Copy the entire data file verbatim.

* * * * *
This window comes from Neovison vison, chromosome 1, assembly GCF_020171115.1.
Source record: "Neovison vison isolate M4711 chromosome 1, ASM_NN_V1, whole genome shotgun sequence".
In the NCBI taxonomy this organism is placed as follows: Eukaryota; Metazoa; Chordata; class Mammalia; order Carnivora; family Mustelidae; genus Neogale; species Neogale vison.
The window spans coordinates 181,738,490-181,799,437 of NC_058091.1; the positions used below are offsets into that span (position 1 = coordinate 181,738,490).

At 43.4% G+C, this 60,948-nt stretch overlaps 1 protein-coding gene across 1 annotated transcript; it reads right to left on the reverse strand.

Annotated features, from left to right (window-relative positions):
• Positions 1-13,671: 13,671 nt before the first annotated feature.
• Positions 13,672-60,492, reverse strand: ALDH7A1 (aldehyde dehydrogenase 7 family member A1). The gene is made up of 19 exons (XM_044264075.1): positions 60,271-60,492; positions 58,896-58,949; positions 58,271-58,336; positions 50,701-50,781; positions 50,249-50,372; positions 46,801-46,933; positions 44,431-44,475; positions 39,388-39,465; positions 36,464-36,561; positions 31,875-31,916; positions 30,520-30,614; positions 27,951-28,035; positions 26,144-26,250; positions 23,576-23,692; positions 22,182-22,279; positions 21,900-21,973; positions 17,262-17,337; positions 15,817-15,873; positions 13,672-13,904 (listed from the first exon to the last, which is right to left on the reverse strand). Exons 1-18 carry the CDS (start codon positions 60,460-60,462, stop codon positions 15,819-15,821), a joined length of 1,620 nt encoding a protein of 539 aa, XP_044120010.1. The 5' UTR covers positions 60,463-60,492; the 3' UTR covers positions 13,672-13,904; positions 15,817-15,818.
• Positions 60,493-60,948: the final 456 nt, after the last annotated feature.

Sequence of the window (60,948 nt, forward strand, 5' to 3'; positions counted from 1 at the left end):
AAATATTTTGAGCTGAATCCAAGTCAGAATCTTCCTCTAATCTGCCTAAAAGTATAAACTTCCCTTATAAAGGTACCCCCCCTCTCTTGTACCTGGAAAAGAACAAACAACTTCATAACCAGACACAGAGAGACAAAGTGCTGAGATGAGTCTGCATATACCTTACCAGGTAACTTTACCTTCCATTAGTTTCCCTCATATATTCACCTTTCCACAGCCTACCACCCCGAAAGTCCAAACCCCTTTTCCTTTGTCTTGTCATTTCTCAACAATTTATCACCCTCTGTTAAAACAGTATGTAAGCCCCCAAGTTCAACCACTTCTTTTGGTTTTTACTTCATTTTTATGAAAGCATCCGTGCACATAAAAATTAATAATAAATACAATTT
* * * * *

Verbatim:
This window comes from Neovison vison, chromosome 1, assembly GCF_020171115.1.
Source record: "Neovison vison isolate M4711 chromosome 1, ASM_NN_V1, whole genome shotgun sequence".
In the NCBI taxonomy this organism is placed as follows: Eukaryota; Metazoa; Chordata; class Mammalia; order Carnivora; family Mustelidae; genus Neogale; species Neogale vison.
The window spans coordinates 181,738,490-181,799,437 of NC_058091.1; the positions used below are offsets into that span (position 1 = coordinate 181,738,490).

At 43.4% G+C, this 60,948-nt stretch overlaps 1 protein-coding gene across 1 annotated transcript; it reads right to left on the reverse strand.

Annotated features, from left to right (window-relative positions):
• Positions 1-13,671: 13,671 nt before the first annotated feature.
• Positions 13,672-60,492, reverse strand: ALDH7A1 (aldehyde dehydrogenase 7 family member A1). The gene is made up of 19 exons (XM_044264075.1): positions 60,271-60,492; positions 58,896-58,949; positions 58,271-58,336; positions 50,701-50,781; positions 50,249-50,372; positions 46,801-46,933; positions 44,431-44,475; positions 39,388-39,465; positions 36,464-36,561; positions 31,875-31,916; positions 30,520-30,614; positions 27,951-28,035; positions 26,144-26,250; positions 23,576-23,692; positions 22,182-22,279; positions 21,900-21,973; positions 17,262-17,337; positions 15,817-15,873; positions 13,672-13,904 (listed from the first exon to the last, which is right to left on the reverse strand). Exons 1-18 carry the CDS (start codon positions 60,460-60,462, stop codon positions 15,819-15,821), a joined length of 1,620 nt encoding a protein of 539 aa, XP_044120010.1. The 5' UTR covers positions 60,463-60,492; the 3' UTR covers positions 13,672-13,904; positions 15,817-15,818.
• Positions 60,493-60,948: the final 456 nt, after the last annotated feature.

Sequence of the window (60,948 nt, forward strand, 5' to 3'; positions counted from 1 at the left end):
AAATATTTTGAGCTGAATCCAAGTCAGAATCTTCCTCTAATCTGCCTAAAAGTATAAACTTCCCTTATAAAGGTACCCCCCCTCTCTTGTACCTGGAAAAGAACAAACAACTTCATAACCAGACACAGAGAGACAAAGTGCTGAGATGAGTCTGCATATACCTTACCAGGTAACTTTACCTTCCATTAGTTTCCCTCATATATTCACCTTTCCACAGCCTACCACCCCGAAAGTCCAAACCCCTTTTCCTTTGTCTTGTCATTTCTCAACAATTTATCACCCTCTGTTAAAACAGTATGTAAGCCCCCAAGTTCAACCACTTCTTTTGGTTTTTACTTCATTTTTATGAAAGCATCCGTGCACATAAAAATTAATAATAAATACAATTT